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How social media is changing breaking news
Is Snapchat the future of breaking news? According to NowThisNews, this may well be the case. Or it may be Instagram or Vine that emerges as the winner – as a new video network that delivers news through social streams, NowThisNews uses all these platforms to deliver medium-appropriate headlines.
As breaking news has been moving from news outlets to social media for years now, this is not entirely unexpected. But as John Herrman points out in ‘The Awl’, which has some telling examples of what a NowThisNews message on Snapchat looks like: “On one hand this is literally finger-painting. On the other, it’s not not news.”
In other words: Snapchat may seem like an odd choice for news distribution, but it’s better than nothing. The internet is now the main source of news for everyone under 50, according to PewResearch. While 55% of people aged 18-29 still saw TV as one of their two main news sources last year, this number has dropped dramatically since 2001, when it stood at 72%, pointing to a definite downward trend.
These kinds of statistics don’t take into account factors such Vice News, however, and this network is one of the fastest-growing channels on YouTube with over 130 million visitors per month. The popularity of Vice News suggests younger people are certainly interested in watching TV-style news if presented in a manner they find appealing. Louisa Compton, editor of BBC Radio 1’s Newsbeat, told ‘The Radio Festival’: “[Vice News] has obviously cornered the market and doing something really really well that the BBC hasn’t been doing, across the board on BBC News.” This includes having the technology to upload video quickly, added Compton, something that can take hours at the BBC: “They have definitely taught us something, and the BBC across the board is learning from that”.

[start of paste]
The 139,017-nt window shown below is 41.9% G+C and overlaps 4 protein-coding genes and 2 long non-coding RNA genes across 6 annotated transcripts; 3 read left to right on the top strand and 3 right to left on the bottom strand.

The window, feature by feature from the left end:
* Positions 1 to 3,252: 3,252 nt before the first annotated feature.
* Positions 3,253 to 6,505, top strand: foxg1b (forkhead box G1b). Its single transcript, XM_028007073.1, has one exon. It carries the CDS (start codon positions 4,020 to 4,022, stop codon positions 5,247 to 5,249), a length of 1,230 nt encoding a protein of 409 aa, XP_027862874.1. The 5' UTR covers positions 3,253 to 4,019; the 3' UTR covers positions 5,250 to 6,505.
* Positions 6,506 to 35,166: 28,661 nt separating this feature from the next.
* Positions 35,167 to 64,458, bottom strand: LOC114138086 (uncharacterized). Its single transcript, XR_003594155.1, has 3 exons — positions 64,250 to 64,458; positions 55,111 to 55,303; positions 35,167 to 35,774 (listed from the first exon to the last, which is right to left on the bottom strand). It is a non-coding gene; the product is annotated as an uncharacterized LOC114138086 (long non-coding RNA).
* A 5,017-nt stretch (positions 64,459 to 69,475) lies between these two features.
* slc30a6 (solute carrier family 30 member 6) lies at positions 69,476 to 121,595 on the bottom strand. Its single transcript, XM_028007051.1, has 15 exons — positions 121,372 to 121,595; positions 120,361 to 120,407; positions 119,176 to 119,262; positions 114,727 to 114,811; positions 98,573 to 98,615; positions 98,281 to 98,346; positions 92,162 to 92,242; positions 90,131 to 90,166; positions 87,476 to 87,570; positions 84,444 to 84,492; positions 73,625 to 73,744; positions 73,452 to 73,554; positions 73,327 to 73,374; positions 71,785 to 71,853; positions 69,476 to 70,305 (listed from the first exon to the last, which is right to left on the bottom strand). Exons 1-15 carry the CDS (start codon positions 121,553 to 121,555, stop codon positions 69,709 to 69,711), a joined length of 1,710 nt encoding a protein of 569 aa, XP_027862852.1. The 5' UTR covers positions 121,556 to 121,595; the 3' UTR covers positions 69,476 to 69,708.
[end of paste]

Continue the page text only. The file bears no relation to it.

While few would argue that Vice News is on track to displace the BBC, there’s a point here about established news players needing keeping up with new technology or risk being sidelined. There’s room for a range of players, as getting a quick headline on Snapchat is unlikely to be the end of the story – recipients will hopefully want more information and will have to go elsewhere to get it. While less likely to be the first to break a major story, trusted news outlets and magazines still have an important role to fill: providing context, analysis, authority, and filtering. But Twitter may be better than a newswire if someone wants to follow a story as it’s breaking: people on the ground can share what they’re seeing, with photos, in real time.
“For us the most important thing is who’s the person on the ground with the camera-phone standing there right now. Authenticity has replaced authority as the new currency of this environment,” said Mark Little, CEO of news agency Storyful, at November’s Web Summit in Dublin. “Now everyone out there is a creator of content, and our job is more as managers of an overabundance of content.”
The lack of a fact-checking desk means social media is more prone to spreading inaccurate information, but Anne-Marie Tomchak, presenter and producer at BBC Trending, thinks people are becoming better at taking social content with a pinch of salt. Tomchak said at Web Summit: “It’s not just journalists who are asking lots of questions about what’s being shared online. […] Social media users have become really discerning about what they’re seeing.”
In Qatar, a country without a free press, sources like Twitter are arguably even more important for keeping up with current events. Over 90% of people in Qatar rely on the internet for news, according to a 2013 study from Northwestern University in Qatar, meaning being able to verifying authenticity is important. Luckily there’s an app for that: TweetCred scores each Twitter account for credibility using a simple plug-in, making it quick and easy to figure out which source on a feed is most likely to have genuine information. Authenticity may well, as Little said, be increasingly important, but it hasn’t quite replaced authority yet – we still need to know if we can trust someone before we can believe them.